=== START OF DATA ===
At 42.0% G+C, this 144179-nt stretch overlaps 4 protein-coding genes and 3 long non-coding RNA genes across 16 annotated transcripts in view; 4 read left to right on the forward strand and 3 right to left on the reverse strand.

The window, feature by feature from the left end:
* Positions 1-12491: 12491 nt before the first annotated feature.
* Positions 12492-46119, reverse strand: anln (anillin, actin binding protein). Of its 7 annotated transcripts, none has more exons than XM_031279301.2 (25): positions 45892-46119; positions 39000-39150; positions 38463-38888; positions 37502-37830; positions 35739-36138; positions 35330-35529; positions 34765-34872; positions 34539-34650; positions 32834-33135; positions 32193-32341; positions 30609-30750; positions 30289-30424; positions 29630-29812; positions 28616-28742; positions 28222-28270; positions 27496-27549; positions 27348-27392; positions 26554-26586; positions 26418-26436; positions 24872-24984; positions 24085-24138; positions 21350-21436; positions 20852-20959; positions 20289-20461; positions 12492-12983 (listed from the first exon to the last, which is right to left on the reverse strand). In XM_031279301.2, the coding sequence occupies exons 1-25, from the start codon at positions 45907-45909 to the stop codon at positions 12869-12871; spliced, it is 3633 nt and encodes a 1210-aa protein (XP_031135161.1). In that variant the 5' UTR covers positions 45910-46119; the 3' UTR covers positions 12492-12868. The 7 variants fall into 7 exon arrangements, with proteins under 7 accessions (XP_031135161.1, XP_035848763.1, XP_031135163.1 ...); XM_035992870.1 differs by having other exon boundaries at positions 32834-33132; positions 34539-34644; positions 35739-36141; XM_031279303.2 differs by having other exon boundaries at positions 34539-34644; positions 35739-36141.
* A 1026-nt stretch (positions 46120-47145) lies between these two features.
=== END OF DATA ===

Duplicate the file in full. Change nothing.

At 42.0% G+C, this 144179-nt stretch overlaps 4 protein-coding genes and 3 long non-coding RNA genes across 16 annotated transcripts in view; 4 read left to right on the forward strand and 3 right to left on the reverse strand.

The window, feature by feature from the left end:
* Positions 1-12491: 12491 nt before the first annotated feature.
* Positions 12492-46119, reverse strand: anln (anillin, actin binding protein). Of its 7 annotated transcripts, none has more exons than XM_031279301.2 (25): positions 45892-46119; positions 39000-39150; positions 38463-38888; positions 37502-37830; positions 35739-36138; positions 35330-35529; positions 34765-34872; positions 34539-34650; positions 32834-33135; positions 32193-32341; positions 30609-30750; positions 30289-30424; positions 29630-29812; positions 28616-28742; positions 28222-28270; positions 27496-27549; positions 27348-27392; positions 26554-26586; positions 26418-26436; positions 24872-24984; positions 24085-24138; positions 21350-21436; positions 20852-20959; positions 20289-20461; positions 12492-12983 (listed from the first exon to the last, which is right to left on the reverse strand). In XM_031279301.2, the coding sequence occupies exons 1-25, from the start codon at positions 45907-45909 to the stop codon at positions 12869-12871; spliced, it is 3633 nt and encodes a 1210-aa protein (XP_031135161.1). In that variant the 5' UTR covers positions 45910-46119; the 3' UTR covers positions 12492-12868. The 7 variants fall into 7 exon arrangements, with proteins under 7 accessions (XP_031135161.1, XP_035848763.1, XP_031135163.1 ...); XM_035992870.1 differs by having other exon boundaries at positions 32834-33132; positions 34539-34644; positions 35739-36141; XM_031279303.2 differs by having other exon boundaries at positions 34539-34644; positions 35739-36141.
* A 1026-nt stretch (positions 46120-47145) lies between these two features.